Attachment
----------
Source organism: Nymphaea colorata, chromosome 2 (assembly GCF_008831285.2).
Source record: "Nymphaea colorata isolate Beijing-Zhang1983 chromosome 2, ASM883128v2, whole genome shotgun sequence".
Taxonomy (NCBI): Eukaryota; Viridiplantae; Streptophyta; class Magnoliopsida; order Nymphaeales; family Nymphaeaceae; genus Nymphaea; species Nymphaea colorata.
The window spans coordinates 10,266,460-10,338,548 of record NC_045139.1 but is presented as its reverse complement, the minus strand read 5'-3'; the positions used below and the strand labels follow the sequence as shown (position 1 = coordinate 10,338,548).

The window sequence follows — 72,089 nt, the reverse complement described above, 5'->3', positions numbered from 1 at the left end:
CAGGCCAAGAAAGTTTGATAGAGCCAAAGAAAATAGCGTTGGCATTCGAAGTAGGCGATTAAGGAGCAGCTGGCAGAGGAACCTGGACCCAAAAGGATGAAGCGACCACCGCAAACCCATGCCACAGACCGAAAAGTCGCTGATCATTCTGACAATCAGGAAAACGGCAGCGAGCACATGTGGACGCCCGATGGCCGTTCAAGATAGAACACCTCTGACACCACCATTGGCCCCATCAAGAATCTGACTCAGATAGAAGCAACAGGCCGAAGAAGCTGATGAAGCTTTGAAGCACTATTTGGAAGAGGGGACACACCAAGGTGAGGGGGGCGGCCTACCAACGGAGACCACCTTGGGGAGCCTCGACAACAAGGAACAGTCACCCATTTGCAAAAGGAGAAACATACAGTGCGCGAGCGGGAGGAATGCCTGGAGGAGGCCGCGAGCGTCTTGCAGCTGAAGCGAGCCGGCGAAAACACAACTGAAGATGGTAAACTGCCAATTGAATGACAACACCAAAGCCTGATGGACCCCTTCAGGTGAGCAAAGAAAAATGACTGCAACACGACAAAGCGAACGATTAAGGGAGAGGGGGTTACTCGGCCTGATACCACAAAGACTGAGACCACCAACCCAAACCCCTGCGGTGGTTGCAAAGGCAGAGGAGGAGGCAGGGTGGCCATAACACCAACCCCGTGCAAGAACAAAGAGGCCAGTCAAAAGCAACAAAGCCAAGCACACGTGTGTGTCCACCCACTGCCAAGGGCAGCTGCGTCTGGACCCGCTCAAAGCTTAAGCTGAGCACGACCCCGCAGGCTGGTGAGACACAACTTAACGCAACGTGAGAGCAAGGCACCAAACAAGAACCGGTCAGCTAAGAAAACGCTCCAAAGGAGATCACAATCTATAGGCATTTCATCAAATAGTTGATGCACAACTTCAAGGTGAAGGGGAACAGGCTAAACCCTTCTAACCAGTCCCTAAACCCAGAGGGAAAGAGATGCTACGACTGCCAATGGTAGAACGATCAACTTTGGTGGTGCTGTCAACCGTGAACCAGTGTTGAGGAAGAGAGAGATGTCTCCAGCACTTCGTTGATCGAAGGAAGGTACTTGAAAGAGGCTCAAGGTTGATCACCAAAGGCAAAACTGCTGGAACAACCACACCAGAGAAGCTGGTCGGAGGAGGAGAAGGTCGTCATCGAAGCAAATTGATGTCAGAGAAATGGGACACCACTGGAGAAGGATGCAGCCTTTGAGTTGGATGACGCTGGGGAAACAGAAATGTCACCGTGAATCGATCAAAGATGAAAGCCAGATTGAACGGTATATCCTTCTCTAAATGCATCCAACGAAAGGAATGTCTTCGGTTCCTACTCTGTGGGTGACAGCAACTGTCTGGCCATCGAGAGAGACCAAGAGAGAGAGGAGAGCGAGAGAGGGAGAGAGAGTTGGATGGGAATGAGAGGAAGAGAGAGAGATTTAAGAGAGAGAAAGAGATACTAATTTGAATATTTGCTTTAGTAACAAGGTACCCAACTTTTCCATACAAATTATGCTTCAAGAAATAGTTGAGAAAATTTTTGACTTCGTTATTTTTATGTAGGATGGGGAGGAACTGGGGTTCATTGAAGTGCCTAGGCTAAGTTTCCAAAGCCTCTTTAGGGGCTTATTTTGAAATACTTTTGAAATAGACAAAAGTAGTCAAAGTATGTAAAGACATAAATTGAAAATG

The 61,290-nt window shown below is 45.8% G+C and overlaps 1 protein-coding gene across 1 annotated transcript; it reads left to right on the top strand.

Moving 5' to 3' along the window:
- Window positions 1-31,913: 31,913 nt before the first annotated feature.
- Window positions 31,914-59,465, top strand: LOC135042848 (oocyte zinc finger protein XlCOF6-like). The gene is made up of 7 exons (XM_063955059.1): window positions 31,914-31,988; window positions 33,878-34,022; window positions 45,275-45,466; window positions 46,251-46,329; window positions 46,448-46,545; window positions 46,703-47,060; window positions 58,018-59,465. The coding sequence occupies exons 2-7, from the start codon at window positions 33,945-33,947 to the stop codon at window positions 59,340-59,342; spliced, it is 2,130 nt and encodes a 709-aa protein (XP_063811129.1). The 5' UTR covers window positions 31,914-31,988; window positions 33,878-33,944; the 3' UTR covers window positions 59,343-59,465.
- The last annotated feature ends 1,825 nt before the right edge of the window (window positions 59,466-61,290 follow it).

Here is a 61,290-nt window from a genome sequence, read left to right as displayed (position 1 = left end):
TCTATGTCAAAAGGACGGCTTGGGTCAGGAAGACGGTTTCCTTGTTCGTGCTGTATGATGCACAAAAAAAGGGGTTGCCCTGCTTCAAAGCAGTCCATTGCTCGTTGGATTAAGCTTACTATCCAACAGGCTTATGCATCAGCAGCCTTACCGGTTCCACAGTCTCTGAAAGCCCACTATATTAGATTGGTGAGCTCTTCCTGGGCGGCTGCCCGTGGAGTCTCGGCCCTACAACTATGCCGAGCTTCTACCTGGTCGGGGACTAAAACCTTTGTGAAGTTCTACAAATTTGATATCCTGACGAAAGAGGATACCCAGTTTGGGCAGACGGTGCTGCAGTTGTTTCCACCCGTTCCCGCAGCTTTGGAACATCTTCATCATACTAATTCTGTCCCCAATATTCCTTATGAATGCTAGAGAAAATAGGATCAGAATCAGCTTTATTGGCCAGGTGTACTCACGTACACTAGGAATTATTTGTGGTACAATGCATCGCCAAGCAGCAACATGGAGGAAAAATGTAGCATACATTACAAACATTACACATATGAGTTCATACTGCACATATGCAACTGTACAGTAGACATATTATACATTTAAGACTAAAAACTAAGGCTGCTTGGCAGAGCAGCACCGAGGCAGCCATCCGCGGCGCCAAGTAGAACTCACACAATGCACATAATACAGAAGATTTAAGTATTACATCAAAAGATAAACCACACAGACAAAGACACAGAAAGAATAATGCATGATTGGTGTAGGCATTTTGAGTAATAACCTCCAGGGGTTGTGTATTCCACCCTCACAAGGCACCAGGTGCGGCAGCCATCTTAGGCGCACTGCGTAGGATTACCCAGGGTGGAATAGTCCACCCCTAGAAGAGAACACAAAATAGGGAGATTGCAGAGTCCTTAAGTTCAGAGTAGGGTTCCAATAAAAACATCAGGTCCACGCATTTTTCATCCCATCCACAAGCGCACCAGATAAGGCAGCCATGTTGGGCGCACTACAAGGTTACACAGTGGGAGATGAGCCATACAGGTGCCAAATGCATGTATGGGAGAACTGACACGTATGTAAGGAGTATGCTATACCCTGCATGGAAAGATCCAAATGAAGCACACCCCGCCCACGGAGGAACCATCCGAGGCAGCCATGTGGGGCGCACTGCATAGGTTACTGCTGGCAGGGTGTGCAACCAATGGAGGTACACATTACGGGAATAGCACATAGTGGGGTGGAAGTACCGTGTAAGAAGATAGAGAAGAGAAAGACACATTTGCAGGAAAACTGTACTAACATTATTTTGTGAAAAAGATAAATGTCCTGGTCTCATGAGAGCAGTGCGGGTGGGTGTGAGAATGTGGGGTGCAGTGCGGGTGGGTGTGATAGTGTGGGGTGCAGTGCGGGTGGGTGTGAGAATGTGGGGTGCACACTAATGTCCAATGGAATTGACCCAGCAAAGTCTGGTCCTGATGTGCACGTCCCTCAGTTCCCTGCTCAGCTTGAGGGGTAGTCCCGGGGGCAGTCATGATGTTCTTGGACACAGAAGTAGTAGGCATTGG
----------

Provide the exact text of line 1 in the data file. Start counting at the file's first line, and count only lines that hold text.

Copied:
Source organism: Nymphaea colorata, chromosome 2 (assembly GCF_008831285.2).